Gorbechov was known for his liberal policies like Peristroika and Glasnost, but he also knew that the USSR could no longer afford to pay for the satellites in Eastern Europe and would have to move to a floating currency model to make the Ruble a “hard” currency to give them a chance to compete with exports. He didn’t favor splitting up the SSRs, but knew that was a possible outcome.

          And all of this was just the end game in Kennen’s Strategies of Containment from the late 40s. Don’t help the Soviets, isolate them, keep them from new technologies, and eventually their system would collapse of its own inefficiencies.

          • CP

            And all of this was just the end game in Kennen’s Strategies of Containment from the late 40s. Don’t help the Soviets, isolate them, keep them from new technologies, and eventually their system would collapse of its own inefficiencies.

            Note that all through the Cold War, the hard right from McCarthy to Reagan derided this as “peace without victory” and basically for pussies who didn’t have the stomach for confrontation. (Usually without really clarifying what they wanted to do instead). After the 1980s, it was somehow retconned as something they’d supported all along, and/or something born from the genius mind of Reagan (as opposed to standard U.S. policy for 40+ years).

          • humanoid.panda

            No, sorry. The USSR was economically a disaster that was propped up by infusions of hard currency (during the cold war era western cash was “hard” currency” and Rubles and Ostmarks and the like were considered funny money that no one wanted and thus couldn’t be used for non-Soviet transactions) from oil export

            Sorry, but no. Oil was very important to the Soviet Union, yes, but international trade was only a tiny percent of its GDP- and it had other sources of foreign income to fall on, from gold, diamonds and weapons to foreign credits.

            And the USSR was never a net importer of oil and gas.

            I know that both the extreme left and conservatives love to imagine that the USSR death was America’s doing, but it was largely a domestic affair.

            • Oil was their only source of hard currency,

              They never even tried to match our defense spending increases in the late 1980s.

        • Woodrowfan

          I give RR credit for recognizing that Gorbachev was for real and not some trick of “commie trick.”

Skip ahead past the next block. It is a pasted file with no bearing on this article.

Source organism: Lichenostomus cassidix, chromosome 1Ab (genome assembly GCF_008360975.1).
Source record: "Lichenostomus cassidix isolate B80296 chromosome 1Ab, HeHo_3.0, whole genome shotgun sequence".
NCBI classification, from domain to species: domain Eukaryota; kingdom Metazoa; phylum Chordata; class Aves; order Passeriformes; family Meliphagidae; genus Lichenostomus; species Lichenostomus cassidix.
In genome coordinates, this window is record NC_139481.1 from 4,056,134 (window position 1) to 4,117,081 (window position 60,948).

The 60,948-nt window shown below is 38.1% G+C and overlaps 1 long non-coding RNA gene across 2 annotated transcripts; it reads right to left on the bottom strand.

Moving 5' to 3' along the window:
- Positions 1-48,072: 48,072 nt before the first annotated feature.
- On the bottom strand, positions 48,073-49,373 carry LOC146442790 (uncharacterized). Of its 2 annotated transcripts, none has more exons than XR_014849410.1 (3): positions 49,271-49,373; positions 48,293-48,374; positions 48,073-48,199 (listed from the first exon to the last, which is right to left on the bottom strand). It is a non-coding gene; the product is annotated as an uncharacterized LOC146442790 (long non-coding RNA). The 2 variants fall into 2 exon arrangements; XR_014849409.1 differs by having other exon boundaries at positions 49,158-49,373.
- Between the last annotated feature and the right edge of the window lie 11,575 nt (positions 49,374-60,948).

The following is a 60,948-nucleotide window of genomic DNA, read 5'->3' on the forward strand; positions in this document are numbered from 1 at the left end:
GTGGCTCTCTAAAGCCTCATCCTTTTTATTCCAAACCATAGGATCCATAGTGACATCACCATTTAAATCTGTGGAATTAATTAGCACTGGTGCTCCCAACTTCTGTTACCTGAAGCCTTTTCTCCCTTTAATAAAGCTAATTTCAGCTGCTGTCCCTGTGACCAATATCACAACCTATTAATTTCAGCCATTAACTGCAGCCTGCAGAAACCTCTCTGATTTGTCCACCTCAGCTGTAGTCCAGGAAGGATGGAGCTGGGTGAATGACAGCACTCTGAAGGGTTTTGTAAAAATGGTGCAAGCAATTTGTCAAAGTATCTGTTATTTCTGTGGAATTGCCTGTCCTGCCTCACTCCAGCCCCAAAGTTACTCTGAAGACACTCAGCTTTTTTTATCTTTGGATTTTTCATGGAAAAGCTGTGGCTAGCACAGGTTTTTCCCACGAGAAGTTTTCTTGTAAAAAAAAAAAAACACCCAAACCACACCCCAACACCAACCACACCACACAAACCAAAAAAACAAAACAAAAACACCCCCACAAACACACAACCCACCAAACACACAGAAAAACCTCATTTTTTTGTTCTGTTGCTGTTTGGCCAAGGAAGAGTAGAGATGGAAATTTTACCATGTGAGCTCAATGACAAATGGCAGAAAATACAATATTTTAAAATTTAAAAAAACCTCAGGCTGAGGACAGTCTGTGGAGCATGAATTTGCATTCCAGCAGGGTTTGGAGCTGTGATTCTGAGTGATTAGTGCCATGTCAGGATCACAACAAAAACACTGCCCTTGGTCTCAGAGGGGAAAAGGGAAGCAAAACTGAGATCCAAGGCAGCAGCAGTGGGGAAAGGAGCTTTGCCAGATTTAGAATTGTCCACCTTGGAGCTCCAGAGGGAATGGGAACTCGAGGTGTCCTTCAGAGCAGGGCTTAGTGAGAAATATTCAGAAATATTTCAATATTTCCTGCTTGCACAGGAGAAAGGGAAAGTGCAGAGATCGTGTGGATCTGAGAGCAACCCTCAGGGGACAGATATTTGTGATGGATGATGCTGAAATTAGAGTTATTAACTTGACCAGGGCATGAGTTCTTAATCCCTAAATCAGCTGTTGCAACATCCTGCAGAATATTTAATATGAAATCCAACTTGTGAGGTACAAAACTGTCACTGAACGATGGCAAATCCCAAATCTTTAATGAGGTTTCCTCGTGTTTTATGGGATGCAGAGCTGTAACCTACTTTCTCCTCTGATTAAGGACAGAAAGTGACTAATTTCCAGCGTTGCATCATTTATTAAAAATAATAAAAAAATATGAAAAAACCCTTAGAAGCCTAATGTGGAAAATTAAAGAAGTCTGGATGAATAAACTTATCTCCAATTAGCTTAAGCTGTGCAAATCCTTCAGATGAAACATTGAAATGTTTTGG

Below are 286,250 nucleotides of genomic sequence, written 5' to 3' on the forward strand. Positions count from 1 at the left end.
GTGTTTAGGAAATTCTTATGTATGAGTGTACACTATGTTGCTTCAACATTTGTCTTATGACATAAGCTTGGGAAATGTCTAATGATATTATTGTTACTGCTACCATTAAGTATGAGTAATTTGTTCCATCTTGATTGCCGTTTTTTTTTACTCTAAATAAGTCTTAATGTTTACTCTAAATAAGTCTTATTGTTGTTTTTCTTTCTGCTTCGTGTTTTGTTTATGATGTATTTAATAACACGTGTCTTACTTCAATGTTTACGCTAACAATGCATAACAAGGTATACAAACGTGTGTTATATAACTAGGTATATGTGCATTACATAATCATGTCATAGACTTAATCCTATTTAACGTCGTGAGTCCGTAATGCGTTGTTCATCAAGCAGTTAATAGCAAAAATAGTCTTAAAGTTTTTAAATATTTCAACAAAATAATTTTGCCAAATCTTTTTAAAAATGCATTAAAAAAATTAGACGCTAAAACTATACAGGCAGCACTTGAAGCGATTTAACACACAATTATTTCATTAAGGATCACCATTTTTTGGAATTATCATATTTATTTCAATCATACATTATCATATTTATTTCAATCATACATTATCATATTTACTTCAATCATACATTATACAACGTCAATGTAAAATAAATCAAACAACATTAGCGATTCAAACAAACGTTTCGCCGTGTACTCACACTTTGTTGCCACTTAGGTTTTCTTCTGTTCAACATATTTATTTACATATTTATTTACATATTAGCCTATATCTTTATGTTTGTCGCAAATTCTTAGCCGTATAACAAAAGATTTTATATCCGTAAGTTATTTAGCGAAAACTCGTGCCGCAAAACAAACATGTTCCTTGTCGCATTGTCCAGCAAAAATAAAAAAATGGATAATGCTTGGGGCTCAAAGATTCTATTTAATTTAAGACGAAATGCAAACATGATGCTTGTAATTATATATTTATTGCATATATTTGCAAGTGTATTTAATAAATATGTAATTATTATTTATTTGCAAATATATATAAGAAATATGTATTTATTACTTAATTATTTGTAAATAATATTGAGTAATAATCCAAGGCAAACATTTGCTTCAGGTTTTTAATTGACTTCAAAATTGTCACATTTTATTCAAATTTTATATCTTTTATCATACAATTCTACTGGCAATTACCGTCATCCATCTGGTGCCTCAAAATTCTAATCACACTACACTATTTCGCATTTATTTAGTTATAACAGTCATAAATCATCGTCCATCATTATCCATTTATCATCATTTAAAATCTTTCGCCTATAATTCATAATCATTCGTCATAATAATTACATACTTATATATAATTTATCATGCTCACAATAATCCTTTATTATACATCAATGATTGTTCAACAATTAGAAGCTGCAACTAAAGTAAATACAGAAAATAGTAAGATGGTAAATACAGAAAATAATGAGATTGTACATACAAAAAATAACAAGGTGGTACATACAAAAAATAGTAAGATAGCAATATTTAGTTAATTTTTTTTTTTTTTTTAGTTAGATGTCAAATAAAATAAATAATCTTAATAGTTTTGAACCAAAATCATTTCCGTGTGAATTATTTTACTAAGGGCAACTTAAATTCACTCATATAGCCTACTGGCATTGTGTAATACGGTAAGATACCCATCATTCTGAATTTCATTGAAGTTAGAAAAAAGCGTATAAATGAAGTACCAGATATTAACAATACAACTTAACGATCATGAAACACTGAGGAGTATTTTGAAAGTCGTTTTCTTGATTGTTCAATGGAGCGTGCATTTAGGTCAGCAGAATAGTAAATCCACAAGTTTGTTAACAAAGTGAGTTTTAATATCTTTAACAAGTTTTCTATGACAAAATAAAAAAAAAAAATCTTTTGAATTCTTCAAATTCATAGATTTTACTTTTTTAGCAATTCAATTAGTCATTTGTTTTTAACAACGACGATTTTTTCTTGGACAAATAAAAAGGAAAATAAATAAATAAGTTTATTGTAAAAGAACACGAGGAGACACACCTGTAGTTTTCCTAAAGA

• CP

            Yeah. Both with him and with Nixon’s China trip, I give them some credit if only compared to their brain-dead successors, because I can’t imagine any modern Republican being able to bring themselves to do it. (Bush’s government had a golden opportunity for this kind of thing with Iran in 2003, and they pissed it away because “we don’t talk to evil.” And the teabaggers after them and the Trump admin now certainly aren’t any better).

          • humanoid.panda

            If you want some amusement, find George Will columns from the late 1980s denouncing Reagan for being a dupe.

            • Gingrich called Reagan an “appeaser”.

            • TheoLib

              Really? You’re probably right, but George Will also helped Reagan prepare for the debates. I do remember Will being unmerciful to GHWB when he was president. And his famous column about a science fair project that supposedly proved how ignorant elitist liberals were: Will spoke of “water atoms” rather than molecules in the column.

          • Mike G

            There were plenty of rightards at the time who were pants-passing with alarm that Reagan wasn’t treating Gorby like Stalin, threatening the grip of their perpetual-fear-based ideology.
            Reagan being a facile showbiz guy was charmed by Gorbachev’s smooth Western-style persona.

            • humanoid.panda

              I don’t know about how he did domestic policy, but this is flatly untrue on how he handled Gorbachev.
              Plus, Gorbachev didn’t have a smooth Western-style persona. He, for example, spoke not a word of English.

          • djw

            Whatever else we might say about the man, he had the wisdom to listen to Dick Cheney’s advice, and do the opposite.

    • I eagerly await the pronouncement into fact in the near future of how the Kansas experiment was a roaring success.

    • Mellano

      Per Tony Judt (I think), at least, Soviet failure in Afghanistan is what precipitated the collapse, since it showed that the Red Army could not keep the local systems republics and puppet states in line.

      • CP

        Nice reference.

        Yeah, I’ve heard Afghanistan referenced as a strong contributor to the collapse. It probably was a combination of multiple things – that, oil, etc.

        • humanoid.panda

          Per Tony Judt (I think), at least, Soviet failure in Afghanistan is what precipitated the collapse, since it showed that the Red Army could not keep the local systems republics and puppet states in line.

          Not exactly. There was no organized armed resistance to the Soviet Union either domestically or in Eastern Europe. However, the invasion of Afghanistan was a costly adventure, and the Soviet quietly decided they could not financially afford another Prague-Spring style peaceful invasion. However, during the Solidarnosc crisis, the Polish army did their work for them, without any hitches. Again: there is simply no way to pin the Soviet collapse to anything but the reform process itself.

  • Warren Terra

    through Ronald Reagan’s tax cuts, spending policies and regulatory reforms

    I think the big ones were when he signed laws deregulating the airlines (in 1978) and interstate trucking (in 1980).

    • Paul Campos

      In the end the whole notion of goodness and badness will be covered by only six words–in reality, only one word. Don’t you see the beauty of that, Winston? It was